The Fundamentals of Synthesizer Programming

Moog Music has released the first in Dr. Joseph Akins’ five part series on the fundamentals of synthesizer programming, with an emphasis on analog subtractive synthesis.

Dr. Akins is an associate professor at Middle Tennessee State University. In this five part series Dr. Akins uses a Voyager to teach the process through which a synthesizer’s sound is generated and the techniques needed to program your own sounds and sonic experiments.

In part one of this five part series, Dr. Akins gives a brief history of synthesizers, goes over basic synthesizer theory, and overviews basic signal flow.

11 thoughts on “The Fundamentals of Synthesizer Programming

  1. I see the name “Moog” in books so often that it is interesting to HEAR it pronounced, properly I know, as “M Oh G” rather than “M ooo G”.

  2. I know its usually pronounced like mogue, but I think that Moog should be pronounced like Moog. Its not only right, but also funkier sounding.

    1. I know I’m supposed to pronounce your name “Toe-Bee” but I think I’ll call you “Tobb-bye.” It just sounds so much cooler and “funky.”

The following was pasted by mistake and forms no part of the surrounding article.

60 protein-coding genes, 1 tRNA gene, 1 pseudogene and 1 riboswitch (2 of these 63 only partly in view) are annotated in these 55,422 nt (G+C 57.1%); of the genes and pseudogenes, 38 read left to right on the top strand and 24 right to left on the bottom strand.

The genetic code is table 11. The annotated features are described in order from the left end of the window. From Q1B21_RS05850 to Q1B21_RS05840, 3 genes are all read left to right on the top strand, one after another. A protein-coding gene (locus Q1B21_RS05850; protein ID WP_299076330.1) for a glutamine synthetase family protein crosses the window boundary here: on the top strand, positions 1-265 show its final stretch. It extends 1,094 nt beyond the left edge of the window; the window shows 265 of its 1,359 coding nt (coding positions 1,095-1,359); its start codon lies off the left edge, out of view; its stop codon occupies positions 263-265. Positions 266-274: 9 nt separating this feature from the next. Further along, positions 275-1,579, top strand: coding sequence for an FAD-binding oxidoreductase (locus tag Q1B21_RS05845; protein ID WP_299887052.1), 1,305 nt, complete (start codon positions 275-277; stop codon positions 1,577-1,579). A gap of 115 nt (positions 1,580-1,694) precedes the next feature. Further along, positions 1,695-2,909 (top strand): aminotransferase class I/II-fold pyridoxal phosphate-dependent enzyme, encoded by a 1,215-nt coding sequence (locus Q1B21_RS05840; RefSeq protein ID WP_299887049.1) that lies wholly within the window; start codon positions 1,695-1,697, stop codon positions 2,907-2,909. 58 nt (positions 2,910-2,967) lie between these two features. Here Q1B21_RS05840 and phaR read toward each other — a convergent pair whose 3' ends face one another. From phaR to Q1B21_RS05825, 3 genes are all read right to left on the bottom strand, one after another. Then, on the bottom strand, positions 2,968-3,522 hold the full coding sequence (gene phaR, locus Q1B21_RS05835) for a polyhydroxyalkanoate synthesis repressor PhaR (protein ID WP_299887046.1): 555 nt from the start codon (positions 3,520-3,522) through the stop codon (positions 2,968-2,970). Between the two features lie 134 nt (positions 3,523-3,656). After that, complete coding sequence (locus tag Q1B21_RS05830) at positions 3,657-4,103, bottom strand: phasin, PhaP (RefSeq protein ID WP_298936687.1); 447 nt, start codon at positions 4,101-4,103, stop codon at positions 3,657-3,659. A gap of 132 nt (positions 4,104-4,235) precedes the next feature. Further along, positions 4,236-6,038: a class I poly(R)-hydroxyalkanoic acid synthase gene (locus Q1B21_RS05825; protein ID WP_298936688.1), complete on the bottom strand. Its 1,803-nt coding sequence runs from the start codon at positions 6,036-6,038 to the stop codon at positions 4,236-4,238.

3. He’s doing a fine job, but it’s an interesting and stark contract to see a collegiate approach vs a gigging/recording musician approach. He talks through the whole thing. A musician would be tweaking knobs, playing the synth and “showing” people what was being talked about.

  4. They removed the part where he says moogs are over priced, and have very naff slow envelopes and when you turn on the panel lighting, a high pitched sound is created, which is irritating and get’s in the way of recording.

  5. Note to director: when making an instructional video narrated by someone reading from a teleprompter, get a professional actor to present it. I’m sure that Joseph Akins is a very knowledgeable guy, but I’m not sure that I could sit through an hour’s lecture with him.

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